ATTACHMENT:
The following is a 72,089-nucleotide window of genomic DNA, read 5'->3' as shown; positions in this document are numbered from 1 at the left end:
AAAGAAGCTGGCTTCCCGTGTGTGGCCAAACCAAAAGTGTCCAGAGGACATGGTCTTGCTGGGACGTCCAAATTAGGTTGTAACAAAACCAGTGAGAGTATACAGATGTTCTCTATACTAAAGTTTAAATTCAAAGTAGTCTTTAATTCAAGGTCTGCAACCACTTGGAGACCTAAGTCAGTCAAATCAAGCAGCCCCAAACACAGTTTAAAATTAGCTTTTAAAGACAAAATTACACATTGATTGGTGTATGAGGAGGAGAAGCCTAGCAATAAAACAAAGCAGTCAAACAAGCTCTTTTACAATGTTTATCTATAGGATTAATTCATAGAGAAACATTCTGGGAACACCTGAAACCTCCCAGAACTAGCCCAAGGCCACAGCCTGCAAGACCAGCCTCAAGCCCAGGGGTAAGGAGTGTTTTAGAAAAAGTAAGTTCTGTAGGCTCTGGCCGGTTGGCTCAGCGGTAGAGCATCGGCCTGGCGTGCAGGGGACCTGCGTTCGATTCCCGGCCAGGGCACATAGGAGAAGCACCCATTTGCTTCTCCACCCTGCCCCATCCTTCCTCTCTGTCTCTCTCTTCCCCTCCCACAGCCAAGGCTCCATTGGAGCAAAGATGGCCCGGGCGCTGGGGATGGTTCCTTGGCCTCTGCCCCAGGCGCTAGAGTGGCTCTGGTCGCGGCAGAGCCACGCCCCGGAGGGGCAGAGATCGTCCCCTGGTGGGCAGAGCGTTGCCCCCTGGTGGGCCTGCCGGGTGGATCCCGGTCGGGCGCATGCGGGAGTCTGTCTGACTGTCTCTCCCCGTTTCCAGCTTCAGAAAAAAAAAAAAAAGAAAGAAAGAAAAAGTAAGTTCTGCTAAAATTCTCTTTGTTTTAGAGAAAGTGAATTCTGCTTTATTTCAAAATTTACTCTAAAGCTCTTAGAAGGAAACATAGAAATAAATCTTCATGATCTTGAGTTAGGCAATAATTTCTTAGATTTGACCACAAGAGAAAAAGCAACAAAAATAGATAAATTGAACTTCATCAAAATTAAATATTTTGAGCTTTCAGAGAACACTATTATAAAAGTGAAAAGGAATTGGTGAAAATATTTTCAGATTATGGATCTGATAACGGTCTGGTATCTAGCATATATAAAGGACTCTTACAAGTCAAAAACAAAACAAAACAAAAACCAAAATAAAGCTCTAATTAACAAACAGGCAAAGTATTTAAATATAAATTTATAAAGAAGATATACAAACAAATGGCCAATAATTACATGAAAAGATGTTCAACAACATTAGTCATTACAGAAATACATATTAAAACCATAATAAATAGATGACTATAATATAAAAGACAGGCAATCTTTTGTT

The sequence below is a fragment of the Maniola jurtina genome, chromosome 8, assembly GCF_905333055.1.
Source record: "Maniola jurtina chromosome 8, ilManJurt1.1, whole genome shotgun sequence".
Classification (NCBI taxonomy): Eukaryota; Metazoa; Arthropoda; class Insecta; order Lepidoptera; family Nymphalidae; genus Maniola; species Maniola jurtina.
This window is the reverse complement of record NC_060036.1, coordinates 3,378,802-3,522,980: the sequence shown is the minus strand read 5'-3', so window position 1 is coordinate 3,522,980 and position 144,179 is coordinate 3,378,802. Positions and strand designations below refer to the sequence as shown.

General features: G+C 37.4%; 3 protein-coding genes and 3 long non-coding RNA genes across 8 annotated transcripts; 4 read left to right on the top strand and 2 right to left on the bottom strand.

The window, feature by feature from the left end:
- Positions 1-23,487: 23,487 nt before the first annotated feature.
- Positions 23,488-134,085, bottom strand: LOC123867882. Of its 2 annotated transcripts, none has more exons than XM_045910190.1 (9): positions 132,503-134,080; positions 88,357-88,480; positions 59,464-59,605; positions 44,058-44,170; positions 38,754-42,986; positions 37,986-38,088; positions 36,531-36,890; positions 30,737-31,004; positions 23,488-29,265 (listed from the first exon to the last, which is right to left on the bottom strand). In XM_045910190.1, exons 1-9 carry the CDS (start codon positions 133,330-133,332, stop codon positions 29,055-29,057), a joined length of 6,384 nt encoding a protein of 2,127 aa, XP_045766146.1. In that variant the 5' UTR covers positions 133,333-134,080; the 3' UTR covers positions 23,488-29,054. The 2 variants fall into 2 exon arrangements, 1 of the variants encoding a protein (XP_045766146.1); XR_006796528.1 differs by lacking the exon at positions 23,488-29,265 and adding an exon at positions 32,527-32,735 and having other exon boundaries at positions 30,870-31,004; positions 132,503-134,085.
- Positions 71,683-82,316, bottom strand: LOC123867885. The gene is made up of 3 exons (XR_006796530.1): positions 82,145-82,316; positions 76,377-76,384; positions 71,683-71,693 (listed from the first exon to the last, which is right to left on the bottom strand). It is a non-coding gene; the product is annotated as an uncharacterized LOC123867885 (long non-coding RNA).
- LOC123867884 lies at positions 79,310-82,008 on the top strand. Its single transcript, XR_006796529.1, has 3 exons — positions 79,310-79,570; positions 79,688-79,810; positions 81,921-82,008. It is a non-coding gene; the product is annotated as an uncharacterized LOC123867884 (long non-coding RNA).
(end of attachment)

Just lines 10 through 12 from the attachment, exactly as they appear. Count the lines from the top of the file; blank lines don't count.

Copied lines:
- Positions 23,488-134,085, bottom strand: LOC123867882. Of its 2 annotated transcripts, none has more exons than XM_045910190.1 (9): positions 132,503-134,080; positions 88,357-88,480; positions 59,464-59,605; positions 44,058-44,170; positions 38,754-42,986; positions 37,986-38,088; positions 36,531-36,890; positions 30,737-31,004; positions 23,488-29,265 (listed from the first exon to the last, which is right to left on the bottom strand). In XM_045910190.1, exons 1-9 carry the CDS (start codon positions 133,330-133,332, stop codon positions 29,055-29,057), a joined length of 6,384 nt encoding a protein of 2,127 aa, XP_045766146.1. In that variant the 5' UTR covers positions 133,333-134,080; the 3' UTR covers positions 23,488-29,054. The 2 variants fall into 2 exon arrangements, 1 of the variants encoding a protein (XP_045766146.1); XR_006796528.1 differs by lacking the exon at positions 23,488-29,265 and adding an exon at positions 32,527-32,735 and having other exon boundaries at positions 30,870-31,004; positions 132,503-134,085.
- Positions 71,683-82,316, bottom strand: LOC123867885. The gene is made up of 3 exons (XR_006796530.1): positions 82,145-82,316; positions 76,377-76,384; positions 71,683-71,693 (listed from the first exon to the last, which is right to left on the bottom strand). It is a non-coding gene; the product is annotated as an uncharacterized LOC123867885 (long non-coding RNA).
- LOC123867884 lies at positions 79,310-82,008 on the top strand. Its single transcript, XR_006796529.1, has 3 exons — positions 79,310-79,570; positions 79,688-79,810; positions 81,921-82,008. It is a non-coding gene; the product is annotated as an uncharacterized LOC123867884 (long non-coding RNA).